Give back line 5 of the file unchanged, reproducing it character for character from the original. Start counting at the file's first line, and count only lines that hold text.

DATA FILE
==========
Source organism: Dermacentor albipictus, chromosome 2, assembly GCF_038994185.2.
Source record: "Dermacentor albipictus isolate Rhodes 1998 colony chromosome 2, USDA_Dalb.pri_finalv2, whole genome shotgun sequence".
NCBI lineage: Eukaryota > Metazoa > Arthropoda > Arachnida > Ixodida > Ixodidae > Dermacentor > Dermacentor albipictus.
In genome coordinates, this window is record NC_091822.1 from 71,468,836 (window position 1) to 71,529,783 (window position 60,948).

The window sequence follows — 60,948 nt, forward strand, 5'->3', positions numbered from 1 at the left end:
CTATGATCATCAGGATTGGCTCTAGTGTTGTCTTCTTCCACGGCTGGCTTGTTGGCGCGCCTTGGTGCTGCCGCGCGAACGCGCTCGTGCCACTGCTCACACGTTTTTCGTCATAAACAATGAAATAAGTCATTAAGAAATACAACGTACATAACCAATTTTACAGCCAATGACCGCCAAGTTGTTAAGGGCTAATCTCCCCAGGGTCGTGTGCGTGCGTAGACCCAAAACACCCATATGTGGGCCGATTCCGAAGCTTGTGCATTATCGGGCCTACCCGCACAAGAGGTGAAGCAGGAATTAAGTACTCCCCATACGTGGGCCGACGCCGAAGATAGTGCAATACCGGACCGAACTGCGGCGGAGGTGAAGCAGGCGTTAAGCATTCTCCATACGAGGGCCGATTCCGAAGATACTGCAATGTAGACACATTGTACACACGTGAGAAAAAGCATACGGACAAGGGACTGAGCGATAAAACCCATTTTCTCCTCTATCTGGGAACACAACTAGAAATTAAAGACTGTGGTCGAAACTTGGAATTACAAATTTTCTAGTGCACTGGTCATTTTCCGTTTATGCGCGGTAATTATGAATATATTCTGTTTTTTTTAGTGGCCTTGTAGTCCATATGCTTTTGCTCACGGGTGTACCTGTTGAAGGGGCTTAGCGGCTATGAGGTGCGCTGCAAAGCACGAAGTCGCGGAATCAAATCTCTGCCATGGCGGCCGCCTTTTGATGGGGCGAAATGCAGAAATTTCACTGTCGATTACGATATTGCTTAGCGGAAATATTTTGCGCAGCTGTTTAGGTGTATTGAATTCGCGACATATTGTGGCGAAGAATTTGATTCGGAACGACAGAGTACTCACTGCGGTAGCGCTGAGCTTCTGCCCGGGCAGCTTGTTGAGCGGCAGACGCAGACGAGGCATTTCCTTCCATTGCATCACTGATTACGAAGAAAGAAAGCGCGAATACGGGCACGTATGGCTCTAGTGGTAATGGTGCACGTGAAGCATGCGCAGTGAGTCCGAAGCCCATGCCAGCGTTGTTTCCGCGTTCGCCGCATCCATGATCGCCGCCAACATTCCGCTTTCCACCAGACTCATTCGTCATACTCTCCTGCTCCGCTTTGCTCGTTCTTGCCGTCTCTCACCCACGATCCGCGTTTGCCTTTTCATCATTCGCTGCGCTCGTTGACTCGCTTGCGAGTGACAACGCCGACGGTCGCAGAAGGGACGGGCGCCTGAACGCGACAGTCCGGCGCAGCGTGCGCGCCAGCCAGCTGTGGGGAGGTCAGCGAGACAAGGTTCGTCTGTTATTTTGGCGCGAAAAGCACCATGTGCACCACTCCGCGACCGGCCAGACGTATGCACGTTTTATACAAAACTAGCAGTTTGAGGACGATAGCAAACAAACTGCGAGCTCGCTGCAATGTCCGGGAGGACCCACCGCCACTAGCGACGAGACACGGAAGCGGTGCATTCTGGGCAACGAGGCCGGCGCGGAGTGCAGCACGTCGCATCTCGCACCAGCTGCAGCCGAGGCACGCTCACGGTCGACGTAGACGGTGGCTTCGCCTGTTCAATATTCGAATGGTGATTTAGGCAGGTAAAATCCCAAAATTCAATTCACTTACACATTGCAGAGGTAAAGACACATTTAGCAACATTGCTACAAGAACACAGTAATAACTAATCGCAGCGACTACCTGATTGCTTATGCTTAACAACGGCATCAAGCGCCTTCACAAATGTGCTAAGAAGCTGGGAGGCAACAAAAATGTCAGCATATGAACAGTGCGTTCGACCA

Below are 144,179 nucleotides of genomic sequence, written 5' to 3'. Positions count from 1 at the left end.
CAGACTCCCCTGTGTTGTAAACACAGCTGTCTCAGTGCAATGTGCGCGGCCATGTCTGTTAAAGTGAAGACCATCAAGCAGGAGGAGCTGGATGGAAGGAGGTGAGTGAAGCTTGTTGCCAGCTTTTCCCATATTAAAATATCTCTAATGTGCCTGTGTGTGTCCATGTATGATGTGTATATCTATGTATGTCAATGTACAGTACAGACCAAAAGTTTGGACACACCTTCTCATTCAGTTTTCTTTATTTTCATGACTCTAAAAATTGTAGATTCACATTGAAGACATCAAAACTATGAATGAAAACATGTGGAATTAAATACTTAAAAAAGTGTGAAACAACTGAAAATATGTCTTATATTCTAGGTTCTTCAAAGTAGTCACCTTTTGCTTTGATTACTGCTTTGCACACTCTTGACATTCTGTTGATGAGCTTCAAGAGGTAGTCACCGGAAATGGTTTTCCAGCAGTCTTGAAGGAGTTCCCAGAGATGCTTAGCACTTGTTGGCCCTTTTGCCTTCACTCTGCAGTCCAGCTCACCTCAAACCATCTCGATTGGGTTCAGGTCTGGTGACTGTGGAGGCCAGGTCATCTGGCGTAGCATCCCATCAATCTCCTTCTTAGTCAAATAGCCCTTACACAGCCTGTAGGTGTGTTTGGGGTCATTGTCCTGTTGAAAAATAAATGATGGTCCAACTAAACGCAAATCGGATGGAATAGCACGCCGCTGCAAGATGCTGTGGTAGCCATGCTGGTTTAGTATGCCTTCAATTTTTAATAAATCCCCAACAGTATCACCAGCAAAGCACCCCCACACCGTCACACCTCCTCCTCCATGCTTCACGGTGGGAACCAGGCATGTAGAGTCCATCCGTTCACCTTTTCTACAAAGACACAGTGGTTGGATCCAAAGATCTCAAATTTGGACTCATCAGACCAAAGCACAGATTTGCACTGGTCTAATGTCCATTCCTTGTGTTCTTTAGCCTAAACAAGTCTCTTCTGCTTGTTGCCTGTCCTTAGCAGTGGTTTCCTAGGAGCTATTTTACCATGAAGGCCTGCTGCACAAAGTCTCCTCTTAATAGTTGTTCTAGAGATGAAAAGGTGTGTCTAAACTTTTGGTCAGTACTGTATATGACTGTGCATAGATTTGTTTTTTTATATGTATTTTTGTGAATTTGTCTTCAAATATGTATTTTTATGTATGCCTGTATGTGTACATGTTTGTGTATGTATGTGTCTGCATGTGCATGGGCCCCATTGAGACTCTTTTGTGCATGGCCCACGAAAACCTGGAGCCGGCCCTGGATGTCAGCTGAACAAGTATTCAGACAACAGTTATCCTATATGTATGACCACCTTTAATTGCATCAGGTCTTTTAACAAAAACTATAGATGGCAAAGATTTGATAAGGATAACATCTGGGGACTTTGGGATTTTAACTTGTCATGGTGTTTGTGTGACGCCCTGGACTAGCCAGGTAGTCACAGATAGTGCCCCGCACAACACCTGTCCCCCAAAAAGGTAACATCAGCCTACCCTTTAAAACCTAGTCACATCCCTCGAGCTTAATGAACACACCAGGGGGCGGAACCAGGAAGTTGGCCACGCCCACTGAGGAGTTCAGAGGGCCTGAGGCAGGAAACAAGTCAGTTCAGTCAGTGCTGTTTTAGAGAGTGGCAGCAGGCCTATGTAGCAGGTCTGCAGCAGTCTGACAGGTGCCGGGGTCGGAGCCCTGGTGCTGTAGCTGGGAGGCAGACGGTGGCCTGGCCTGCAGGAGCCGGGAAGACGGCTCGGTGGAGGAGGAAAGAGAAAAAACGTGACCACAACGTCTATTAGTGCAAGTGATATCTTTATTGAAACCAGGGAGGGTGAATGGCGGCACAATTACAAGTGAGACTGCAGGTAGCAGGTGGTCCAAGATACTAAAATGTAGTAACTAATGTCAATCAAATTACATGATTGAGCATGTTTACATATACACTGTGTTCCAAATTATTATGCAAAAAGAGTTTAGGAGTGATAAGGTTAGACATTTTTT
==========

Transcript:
The window sequence follows — 60,948 nt, forward strand, 5'->3', positions numbered from 1 at the left end: